X-ray images keep track of scanned protons

    Press/Media: ResearchPopular

    Description

    The Paul Scherrer Institute (PSI) in Switzerland was a pioneer in the development of pencil-beam scanned proton therapy. The site's newest proton gantry – Gantry 2 – is dedicated to fast scanning, offering the ability to perform ultrafast volumetric target repainting and intensity-modulated proton therapy. But while active scanned proton delivery offers many advantages over passively scattered protons, the technique is also particularly sensitive to geometric and temporal variations.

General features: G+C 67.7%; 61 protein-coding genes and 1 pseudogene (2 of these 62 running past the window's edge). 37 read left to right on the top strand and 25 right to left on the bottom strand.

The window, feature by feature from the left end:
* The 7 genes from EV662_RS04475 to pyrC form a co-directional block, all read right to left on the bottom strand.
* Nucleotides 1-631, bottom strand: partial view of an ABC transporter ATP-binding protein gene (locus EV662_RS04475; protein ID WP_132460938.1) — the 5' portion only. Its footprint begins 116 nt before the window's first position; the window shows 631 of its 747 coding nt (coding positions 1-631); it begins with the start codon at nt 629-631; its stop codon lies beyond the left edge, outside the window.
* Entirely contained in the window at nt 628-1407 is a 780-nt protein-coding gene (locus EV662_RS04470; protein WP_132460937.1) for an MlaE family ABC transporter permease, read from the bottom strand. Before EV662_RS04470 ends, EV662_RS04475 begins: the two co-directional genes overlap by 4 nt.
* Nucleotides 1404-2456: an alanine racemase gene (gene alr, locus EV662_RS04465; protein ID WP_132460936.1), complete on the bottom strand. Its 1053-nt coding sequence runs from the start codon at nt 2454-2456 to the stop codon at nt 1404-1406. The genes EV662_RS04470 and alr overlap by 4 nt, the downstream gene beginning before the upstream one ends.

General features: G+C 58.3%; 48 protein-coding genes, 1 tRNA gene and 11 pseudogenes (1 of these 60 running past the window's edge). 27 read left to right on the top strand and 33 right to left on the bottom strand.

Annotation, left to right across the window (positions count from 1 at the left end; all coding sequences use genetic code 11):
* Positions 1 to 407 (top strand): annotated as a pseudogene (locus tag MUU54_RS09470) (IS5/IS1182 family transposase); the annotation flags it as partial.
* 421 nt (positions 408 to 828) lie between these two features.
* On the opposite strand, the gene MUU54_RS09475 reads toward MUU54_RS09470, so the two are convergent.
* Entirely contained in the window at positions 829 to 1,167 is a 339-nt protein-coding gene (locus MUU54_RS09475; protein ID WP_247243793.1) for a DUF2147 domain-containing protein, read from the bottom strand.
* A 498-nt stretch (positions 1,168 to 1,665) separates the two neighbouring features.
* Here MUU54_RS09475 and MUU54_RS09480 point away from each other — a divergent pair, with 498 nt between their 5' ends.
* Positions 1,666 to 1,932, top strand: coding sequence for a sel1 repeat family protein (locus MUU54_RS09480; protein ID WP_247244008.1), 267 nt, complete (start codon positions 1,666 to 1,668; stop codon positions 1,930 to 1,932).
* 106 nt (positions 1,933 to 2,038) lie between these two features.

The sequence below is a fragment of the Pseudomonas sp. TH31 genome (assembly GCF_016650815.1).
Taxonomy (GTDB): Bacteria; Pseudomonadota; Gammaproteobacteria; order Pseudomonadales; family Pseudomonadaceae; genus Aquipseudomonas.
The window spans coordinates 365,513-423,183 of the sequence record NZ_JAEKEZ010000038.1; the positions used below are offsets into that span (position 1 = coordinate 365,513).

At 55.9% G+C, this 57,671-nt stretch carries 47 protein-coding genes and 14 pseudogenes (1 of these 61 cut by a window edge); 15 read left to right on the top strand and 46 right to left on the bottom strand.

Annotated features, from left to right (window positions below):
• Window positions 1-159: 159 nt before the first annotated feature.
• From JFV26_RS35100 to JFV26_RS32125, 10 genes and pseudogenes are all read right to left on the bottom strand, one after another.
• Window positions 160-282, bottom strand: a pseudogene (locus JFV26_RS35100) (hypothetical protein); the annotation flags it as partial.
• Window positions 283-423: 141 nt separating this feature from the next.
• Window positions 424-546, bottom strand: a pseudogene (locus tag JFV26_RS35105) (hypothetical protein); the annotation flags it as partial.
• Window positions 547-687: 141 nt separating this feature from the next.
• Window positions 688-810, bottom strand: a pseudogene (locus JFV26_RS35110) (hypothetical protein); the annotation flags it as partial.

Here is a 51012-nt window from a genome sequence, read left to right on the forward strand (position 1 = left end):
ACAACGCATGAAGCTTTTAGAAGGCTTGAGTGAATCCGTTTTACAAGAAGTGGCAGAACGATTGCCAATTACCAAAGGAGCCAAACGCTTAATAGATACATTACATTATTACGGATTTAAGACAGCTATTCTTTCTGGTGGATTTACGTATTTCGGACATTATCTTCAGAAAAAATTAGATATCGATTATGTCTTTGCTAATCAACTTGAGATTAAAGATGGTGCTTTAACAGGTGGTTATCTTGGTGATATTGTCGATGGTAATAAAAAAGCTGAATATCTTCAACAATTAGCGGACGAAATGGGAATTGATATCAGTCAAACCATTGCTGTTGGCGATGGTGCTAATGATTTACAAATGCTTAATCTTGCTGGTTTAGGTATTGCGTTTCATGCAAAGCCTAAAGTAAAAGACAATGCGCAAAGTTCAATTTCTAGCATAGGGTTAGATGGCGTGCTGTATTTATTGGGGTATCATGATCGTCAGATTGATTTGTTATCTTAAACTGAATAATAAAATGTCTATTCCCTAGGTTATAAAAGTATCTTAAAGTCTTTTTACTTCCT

Period24-May-2012

    Media coverage

    1

    Media coverage

    • TitleX-ray images keep track of scanned protons
      Degree of recognitionInternational
      Media name/outletmedicalphysicsweb
      Media typeWeb
      Date24/05/2012
      DescriptionThe Paul Scherrer Institute (PSI) in Switzerland was a pioneer in the development of pencil-beam scanned proton therapy. The site's newest proton gantry – Gantry 2 – is dedicated to fast scanning, offering the ability to perform ultrafast volumetric target repainting and intensity-modulated proton therapy. But while active scanned proton delivery offers many advantages over passively scattered protons, the technique is also particularly sensitive to geometric and temporal variations.
      URLmedicalphysicsweb.org/cws/article/research/49766
      PersonsAntje Knopf